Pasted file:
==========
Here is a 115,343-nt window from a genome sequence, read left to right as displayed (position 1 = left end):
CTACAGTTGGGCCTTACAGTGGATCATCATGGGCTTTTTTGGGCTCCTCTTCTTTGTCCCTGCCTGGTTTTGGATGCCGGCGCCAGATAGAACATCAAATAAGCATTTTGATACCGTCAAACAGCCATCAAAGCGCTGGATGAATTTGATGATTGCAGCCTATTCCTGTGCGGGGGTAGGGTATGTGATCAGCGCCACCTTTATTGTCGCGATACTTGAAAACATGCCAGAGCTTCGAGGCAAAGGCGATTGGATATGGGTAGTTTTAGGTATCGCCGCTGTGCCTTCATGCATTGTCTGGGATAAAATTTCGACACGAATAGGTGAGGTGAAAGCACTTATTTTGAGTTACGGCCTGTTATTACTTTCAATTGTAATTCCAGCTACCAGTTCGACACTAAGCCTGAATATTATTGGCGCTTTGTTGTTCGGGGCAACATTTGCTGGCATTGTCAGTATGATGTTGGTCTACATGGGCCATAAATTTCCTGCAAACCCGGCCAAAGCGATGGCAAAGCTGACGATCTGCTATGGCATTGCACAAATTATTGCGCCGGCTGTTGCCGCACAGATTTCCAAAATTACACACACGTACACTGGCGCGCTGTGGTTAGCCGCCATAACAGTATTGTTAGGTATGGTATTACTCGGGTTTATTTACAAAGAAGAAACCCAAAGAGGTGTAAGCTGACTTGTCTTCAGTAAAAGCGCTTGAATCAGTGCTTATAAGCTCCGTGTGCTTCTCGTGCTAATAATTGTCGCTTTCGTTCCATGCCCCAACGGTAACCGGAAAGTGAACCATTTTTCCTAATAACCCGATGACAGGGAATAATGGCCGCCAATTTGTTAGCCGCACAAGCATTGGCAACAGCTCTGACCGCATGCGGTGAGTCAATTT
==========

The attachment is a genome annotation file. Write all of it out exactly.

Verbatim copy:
Here is a 115,343-nt window from a genome sequence, read left to right as displayed (position 1 = left end):
CTACAGTTGGGCCTTACAGTGGATCATCATGGGCTTTTTTGGGCTCCTCTTCTTTGTCCCTGCCTGGTTTTGGATGCCGGCGCCAGATAGAACATCAAATAAGCATTTTGATACCGTCAAACAGCCATCAAAGCGCTGGATGAATTTGATGATTGCAGCCTATTCCTGTGCGGGGGTAGGGTATGTGATCAGCGCCACCTTTATTGTCGCGATACTTGAAAACATGCCAGAGCTTCGAGGCAAAGGCGATTGGATATGGGTAGTTTTAGGTATCGCCGCTGTGCCTTCATGCATTGTCTGGGATAAAATTTCGACACGAATAGGTGAGGTGAAAGCACTTATTTTGAGTTACGGCCTGTTATTACTTTCAATTGTAATTCCAGCTACCAGTTCGACACTAAGCCTGAATATTATTGGCGCTTTGTTGTTCGGGGCAACATTTGCTGGCATTGTCAGTATGATGTTGGTCTACATGGGCCATAAATTTCCTGCAAACCCGGCCAAAGCGATGGCAAAGCTGACGATCTGCTATGGCATTGCACAAATTATTGCGCCGGCTGTTGCCGCACAGATTTCCAAAATTACACACACGTACACTGGCGCGCTGTGGTTAGCCGCCATAACAGTATTGTTAGGTATGGTATTACTCGGGTTTATTTACAAAGAAGAAACCCAAAGAGGTGTAAGCTGACTTGTCTTCAGTAAAAGCGCTTGAATCAGTGCTTATAAGCTCCGTGTGCTTCTCGTGCTAATAATTGTCGCTTTCGTTCCATGCCCCAACGGTAACCGGAAAGTGAACCATTTTTCCTAATAACCCGATGACAGGGAATAATGGCCGCCAATTTGTTAGCCGCACAAGCATTGGCAACAGCTCTGACCGCATGCGGTGAGTCAATTT